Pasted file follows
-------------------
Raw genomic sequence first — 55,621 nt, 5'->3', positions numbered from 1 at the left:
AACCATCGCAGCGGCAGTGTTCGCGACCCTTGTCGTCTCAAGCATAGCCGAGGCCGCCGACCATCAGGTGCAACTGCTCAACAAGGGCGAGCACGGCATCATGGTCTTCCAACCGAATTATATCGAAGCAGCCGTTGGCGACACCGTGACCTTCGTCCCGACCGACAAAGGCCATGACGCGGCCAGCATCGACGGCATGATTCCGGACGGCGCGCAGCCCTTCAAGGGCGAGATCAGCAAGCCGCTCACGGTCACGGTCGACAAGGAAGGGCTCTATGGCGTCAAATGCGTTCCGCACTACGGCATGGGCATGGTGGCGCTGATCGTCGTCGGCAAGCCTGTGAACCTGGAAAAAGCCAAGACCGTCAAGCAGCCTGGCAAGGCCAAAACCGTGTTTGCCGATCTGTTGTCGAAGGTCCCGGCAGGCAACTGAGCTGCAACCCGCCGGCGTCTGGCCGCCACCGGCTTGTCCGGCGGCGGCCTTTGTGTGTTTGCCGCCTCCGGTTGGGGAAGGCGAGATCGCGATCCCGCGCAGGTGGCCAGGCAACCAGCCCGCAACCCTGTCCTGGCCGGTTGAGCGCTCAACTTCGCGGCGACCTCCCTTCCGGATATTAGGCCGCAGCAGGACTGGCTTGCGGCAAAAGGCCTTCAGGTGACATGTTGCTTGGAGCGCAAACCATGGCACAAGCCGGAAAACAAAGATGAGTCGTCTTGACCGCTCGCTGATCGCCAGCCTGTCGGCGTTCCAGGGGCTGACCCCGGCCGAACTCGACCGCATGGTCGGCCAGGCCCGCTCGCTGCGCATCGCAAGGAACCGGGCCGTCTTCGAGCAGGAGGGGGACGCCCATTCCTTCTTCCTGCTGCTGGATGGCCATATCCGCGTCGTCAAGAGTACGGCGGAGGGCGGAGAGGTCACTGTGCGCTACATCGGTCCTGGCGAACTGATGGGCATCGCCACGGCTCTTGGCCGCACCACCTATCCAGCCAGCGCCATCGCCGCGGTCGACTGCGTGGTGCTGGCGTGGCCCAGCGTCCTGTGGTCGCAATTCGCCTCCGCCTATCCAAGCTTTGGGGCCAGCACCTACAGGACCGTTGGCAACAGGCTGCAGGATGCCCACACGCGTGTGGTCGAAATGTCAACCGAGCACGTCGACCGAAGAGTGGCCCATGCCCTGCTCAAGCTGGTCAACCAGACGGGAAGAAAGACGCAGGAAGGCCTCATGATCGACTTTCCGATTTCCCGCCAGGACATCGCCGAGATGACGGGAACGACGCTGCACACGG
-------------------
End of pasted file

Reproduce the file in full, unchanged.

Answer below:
Raw genomic sequence first — 55,621 nt, 5'->3', positions numbered from 1 at the left:
AACCATCGCAGCGGCAGTGTTCGCGACCCTTGTCGTCTCAAGCATAGCCGAGGCCGCCGACCATCAGGTGCAACTGCTCAACAAGGGCGAGCACGGCATCATGGTCTTCCAACCGAATTATATCGAAGCAGCCGTTGGCGACACCGTGACCTTCGTCCCGACCGACAAAGGCCATGACGCGGCCAGCATCGACGGCATGATTCCGGACGGCGCGCAGCCCTTCAAGGGCGAGATCAGCAAGCCGCTCACGGTCACGGTCGACAAGGAAGGGCTCTATGGCGTCAAATGCGTTCCGCACTACGGCATGGGCATGGTGGCGCTGATCGTCGTCGGCAAGCCTGTGAACCTGGAAAAAGCCAAGACCGTCAAGCAGCCTGGCAAGGCCAAAACCGTGTTTGCCGATCTGTTGTCGAAGGTCCCGGCAGGCAACTGAGCTGCAACCCGCCGGCGTCTGGCCGCCACCGGCTTGTCCGGCGGCGGCCTTTGTGTGTTTGCCGCCTCCGGTTGGGGAAGGCGAGATCGCGATCCCGCGCAGGTGGCCAGGCAACCAGCCCGCAACCCTGTCCTGGCCGGTTGAGCGCTCAACTTCGCGGCGACCTCCCTTCCGGATATTAGGCCGCAGCAGGACTGGCTTGCGGCAAAAGGCCTTCAGGTGACATGTTGCTTGGAGCGCAAACCATGGCACAAGCCGGAAAACAAAGATGAGTCGTCTTGACCGCTCGCTGATCGCCAGCCTGTCGGCGTTCCAGGGGCTGACCCCGGCCGAACTCGACCGCATGGTCGGCCAGGCCCGCTCGCTGCGCATCGCAAGGAACCGGGCCGTCTTCGAGCAGGAGGGGGACGCCCATTCCTTCTTCCTGCTGCTGGATGGCCATATCCGCGTCGTCAAGAGTACGGCGGAGGGCGGAGAGGTCACTGTGCGCTACATCGGTCCTGGCGAACTGATGGGCATCGCCACGGCTCTTGGCCGCACCACCTATCCAGCCAGCGCCATCGCCGCGGTCGACTGCGTGGTGCTGGCGTGGCCCAGCGTCCTGTGGTCGCAATTCGCCTCCGCCTATCCAAGCTTTGGGGCCAGCACCTACAGGACCGTTGGCAACAGGCTGCAGGATGCCCACACGCGTGTGGTCGAAATGTCAACCGAGCACGTCGACCGAAGAGTGGCCCATGCCCTGCTCAAGCTGGTCAACCAGACGGGAAGAAAGACGCAGGAAGGCCTCATGATCGACTTTCCGATTTCCCGCCAGGACATCGCCGAGATGACGGGAACGACGCTGCACACGG